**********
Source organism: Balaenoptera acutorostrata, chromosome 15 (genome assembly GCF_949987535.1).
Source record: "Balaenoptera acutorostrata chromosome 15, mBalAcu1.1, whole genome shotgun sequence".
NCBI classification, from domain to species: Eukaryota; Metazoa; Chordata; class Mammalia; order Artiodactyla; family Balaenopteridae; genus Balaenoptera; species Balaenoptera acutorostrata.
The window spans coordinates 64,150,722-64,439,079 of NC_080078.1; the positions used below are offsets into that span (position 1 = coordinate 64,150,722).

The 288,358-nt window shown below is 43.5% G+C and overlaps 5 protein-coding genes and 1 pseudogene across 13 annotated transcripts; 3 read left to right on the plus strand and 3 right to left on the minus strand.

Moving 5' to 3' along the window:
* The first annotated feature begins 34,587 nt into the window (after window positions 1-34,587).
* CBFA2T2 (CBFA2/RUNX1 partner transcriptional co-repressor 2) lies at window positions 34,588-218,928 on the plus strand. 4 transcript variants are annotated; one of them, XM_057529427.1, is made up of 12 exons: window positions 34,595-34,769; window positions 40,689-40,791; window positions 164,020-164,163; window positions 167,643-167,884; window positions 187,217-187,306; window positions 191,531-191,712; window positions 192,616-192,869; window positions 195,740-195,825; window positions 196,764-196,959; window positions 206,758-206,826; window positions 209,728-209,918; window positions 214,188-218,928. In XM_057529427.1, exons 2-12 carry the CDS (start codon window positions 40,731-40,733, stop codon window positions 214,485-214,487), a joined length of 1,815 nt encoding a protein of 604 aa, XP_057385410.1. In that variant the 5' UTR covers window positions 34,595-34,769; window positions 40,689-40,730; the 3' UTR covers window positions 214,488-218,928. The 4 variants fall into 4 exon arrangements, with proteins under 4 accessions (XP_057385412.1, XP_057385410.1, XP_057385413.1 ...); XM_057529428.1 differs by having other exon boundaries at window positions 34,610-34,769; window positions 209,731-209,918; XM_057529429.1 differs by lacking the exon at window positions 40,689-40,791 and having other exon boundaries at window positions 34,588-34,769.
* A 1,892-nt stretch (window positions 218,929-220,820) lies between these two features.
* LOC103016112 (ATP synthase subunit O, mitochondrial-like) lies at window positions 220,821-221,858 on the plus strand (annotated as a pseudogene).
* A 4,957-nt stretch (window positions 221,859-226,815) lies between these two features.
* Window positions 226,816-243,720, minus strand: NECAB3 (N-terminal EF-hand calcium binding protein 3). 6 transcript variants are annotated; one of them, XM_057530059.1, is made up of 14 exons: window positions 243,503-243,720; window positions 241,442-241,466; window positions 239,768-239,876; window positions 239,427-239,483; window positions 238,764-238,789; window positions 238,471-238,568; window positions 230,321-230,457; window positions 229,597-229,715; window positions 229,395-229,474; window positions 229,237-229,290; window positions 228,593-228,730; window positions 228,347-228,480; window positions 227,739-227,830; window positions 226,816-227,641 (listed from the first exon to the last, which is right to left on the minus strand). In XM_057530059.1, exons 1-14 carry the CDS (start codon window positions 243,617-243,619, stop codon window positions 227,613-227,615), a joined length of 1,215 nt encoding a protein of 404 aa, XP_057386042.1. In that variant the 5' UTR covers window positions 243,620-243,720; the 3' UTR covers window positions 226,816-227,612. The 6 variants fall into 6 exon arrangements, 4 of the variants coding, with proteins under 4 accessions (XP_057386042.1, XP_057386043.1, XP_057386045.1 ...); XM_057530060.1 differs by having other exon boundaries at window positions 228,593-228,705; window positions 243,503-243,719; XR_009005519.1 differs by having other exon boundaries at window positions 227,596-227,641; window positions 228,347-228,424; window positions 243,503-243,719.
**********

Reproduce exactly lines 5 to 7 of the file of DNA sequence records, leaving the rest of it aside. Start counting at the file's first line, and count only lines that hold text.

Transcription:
The 288,358-nt window shown below is 43.5% G+C and overlaps 5 protein-coding genes and 1 pseudogene across 13 annotated transcripts; 3 read left to right on the plus strand and 3 right to left on the minus strand.

Moving 5' to 3' along the window:
* The first annotated feature begins 34,587 nt into the window (after window positions 1-34,587).